Cycleway proposals withdrawn

We have an update for you about the “Barnet Cycleway” (see previous post  ( below) of  12 January.

Following  FBWRA “lobbying” of Councillors the Cycleway proposals have been dropped from the Agendas for the meetings of the two Council Committees that were due to consider them this month and in early February. We believe that Council Officers have been told to go “back to the drawing board”, as it were.

One of FBWRA’s criticisms of certain aspects the proposals was that they were unpopular with those, mostly local residents, who had responded to the June 2019 consultation, but there were other issues, apart from “not listening to ordinary people”, as well – unfortunately we did not have space to cover them in the Newsletter article-  we are doing so now.

First, “gold plating” ( a term used to describe how a simple proposal is made  more complicated, or given a wider scope, than is actually necessary to achieve the original objective)-

If it goes ahead the Barnet Cycleway has to meet the TfL Cycleway criteria – otherwise the Mayor of London will not provide the money to pay for it!  These criteria recognise a range of different designs and “highway environments” as being acceptable for a Cycleway.  Council officers seem to have been pursuing a strategy of “gold-plating”, by imposing elements of the scheme in excess of those required to meet the Cycleway criteria.

In response to a Freedom of Information Act request made to the Council, FBWRA was provided with a copy of a “Sponsor and Quality Criteria Review “document relating to the proposals. This seems to show that, in relation to the controversial Ashurst/Buxted Road junction, all the Cycleway criteria are satisfied with the exception of that relating to traffic speed. Consequently   it is unnecessary to restrict access through the junction (as proposed) to reduce vehicle speeds; speeds can be reduced by other strategies.

The above is borne out by a comment from Sustrans (instructed by the Council to design the scheme) about this junction in this review document- “[the] new layout is to reduce traffic” yet, as explained above, TfL’s Cycleway criteria analysis seems to show this is unnecessary, and the only issue that actually needs to be tackled to meet Cycleway criteria here is to slightly reduce traffic speed (not volume) – so – gold-plating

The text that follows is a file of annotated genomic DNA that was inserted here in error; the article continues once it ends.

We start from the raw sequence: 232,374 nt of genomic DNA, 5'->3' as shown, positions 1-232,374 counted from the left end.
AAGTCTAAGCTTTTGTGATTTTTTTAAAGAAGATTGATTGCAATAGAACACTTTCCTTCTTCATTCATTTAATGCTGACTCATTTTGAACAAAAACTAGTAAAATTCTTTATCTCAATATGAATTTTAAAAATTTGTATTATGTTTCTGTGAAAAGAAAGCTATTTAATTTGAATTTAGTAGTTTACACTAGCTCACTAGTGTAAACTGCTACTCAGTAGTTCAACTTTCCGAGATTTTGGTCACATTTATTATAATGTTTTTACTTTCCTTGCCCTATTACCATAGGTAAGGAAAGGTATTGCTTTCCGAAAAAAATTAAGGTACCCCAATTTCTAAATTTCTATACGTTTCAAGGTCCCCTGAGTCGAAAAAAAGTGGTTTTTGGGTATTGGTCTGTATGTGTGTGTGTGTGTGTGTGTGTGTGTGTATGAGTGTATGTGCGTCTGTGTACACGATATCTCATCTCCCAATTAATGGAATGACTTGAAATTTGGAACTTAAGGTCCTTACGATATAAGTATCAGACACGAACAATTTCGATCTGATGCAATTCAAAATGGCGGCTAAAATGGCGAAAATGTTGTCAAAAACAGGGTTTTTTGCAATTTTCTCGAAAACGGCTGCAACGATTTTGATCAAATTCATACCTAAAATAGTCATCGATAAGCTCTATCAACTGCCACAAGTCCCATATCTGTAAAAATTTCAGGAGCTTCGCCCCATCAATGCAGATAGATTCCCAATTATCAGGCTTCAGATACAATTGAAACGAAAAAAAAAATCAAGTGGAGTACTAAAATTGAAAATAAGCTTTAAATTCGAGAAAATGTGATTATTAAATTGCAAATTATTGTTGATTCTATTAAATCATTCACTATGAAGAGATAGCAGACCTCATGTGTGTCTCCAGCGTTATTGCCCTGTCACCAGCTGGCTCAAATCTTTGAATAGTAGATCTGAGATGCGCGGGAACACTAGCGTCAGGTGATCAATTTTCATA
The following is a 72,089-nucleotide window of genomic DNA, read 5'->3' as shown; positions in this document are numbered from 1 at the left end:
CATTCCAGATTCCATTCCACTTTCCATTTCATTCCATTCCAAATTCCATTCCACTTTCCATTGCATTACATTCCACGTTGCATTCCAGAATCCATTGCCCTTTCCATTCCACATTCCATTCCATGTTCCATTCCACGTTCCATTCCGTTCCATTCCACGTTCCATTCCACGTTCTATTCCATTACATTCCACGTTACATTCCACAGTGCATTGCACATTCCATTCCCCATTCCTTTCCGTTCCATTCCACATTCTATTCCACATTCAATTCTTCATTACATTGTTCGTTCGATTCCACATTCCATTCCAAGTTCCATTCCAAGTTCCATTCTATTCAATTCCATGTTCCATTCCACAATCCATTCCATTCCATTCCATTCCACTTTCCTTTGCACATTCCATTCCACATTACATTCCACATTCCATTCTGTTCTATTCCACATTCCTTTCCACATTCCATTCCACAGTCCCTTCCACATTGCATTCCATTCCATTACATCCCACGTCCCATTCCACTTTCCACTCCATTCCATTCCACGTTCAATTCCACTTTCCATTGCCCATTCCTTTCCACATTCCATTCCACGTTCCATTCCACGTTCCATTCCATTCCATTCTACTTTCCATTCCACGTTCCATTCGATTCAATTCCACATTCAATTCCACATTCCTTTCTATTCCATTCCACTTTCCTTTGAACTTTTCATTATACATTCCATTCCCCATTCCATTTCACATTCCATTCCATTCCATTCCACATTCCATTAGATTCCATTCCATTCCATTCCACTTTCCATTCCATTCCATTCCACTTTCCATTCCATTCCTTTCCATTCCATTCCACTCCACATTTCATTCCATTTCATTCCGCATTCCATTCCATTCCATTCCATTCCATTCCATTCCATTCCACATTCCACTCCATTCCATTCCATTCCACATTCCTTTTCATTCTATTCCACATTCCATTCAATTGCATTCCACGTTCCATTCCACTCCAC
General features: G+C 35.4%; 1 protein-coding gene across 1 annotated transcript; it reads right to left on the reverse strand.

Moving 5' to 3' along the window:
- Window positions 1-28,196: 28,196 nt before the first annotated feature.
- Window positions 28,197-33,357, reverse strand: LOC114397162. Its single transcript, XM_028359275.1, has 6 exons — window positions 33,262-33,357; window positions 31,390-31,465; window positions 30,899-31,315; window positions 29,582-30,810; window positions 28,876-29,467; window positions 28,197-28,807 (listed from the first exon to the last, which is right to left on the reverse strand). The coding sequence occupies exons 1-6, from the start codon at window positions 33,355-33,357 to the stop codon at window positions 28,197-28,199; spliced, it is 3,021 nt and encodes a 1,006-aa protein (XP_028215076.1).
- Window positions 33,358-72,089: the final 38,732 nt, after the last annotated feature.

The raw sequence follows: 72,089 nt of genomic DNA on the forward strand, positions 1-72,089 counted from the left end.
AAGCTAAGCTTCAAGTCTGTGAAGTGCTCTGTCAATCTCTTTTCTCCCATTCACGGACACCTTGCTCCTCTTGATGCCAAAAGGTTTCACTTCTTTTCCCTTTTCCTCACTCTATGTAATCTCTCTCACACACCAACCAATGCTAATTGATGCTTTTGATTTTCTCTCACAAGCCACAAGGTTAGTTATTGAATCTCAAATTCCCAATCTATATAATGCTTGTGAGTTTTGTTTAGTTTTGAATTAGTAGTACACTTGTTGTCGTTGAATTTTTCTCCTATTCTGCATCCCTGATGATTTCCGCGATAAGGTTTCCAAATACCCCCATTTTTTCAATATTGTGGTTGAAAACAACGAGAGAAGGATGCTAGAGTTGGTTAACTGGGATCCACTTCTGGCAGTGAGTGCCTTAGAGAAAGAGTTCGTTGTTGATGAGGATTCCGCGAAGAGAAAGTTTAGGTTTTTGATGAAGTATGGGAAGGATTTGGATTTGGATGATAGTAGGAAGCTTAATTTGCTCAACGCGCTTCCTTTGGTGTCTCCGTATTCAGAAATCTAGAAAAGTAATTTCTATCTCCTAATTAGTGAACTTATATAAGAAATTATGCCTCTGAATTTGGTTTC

Second, Council officers pursuing their own “agenda”, rather than following directions from elected Councillors.

When Council officers wrote to local residents last month, reporting on the consultation outcome and setting out how officers intended to push ahead with the scheme (despite its unpopularity), they wrote that the proposal for what would initially be a “temporary traffic filter” at the  Ashurst/Buxted Road junction was to prevent rat running traffic between Friern Barnet Lane and Woodhouse Road (even though preventing “rat running” as such is unnecessary for the creation of the Cycleway – see above).

However, the entire Cycleway scheme has been presented to Councillors as a cycling scheme, not as an initiative to tackle “rat- running”.  On 2 September 2019 Council officers held a meeting with Councillors representing Woodhouse and Coppetts Wards, which was attended by Councillors Hutton, Cooke and Rawlings. Officers from Barnet, Re and Sustrans also attended. Councillors were told that it was “Useful to remember that this is a cycle scheme” and that the” purpose of the scheme- [is] ensuring cyclists can safely navigate through the area.” (This is from another FOI response provided to FBWRA). No mention of rat-running.

We understand from an email sent to FBWRA by a Council officer that “political instruction” for the Cycleway proposals   derives from Chipping Barnet and Finchley and Golders Green Area Committees’  “parallel decisions” on 26 October 2016 regarding the scheme including arrangements for approval of concept designs for consultation.

The Officer  Report to the  Committees  in 2016 makes no reference to reducing rat-running as being an objective of, or of measures to reduce it as being  part of, the proposals.  Instead, the Report states:

The routes, intended to form a cross-London network of high quality, low-traffic cycle routes, will mainly use quieter back streets, parks and other greenspaces, and will be particularly suited to less confident cyclists who want to use low-traffic routes, while also providing for existing cyclists who want to travel at a gentler pace.

A route linking North Finchley and Hornsey is proposed and the agreement of the committee to Quietway Delivery Plan for the route, as far as it affects the committee’s area  is sought to provide TfL with assurance that the scheme is supported before releasing funding for further work.”

As mentioned above, the Report considered by the Committee in 2016 made no reference to reducing rat-running as being an objective of the proposals, nor do the Minutes of the meeting make any such reference.

So, there appears to be no “political instruction” for measures to be taken to reduce “rat- running” through the Ashurst/ Buxted Road junction – instead, Council officers have been pursuing this objective as a “frolic of their own”.

It is good to see our democratically elected Councillors taking back control.

David Thompson

Chairman, FBWRA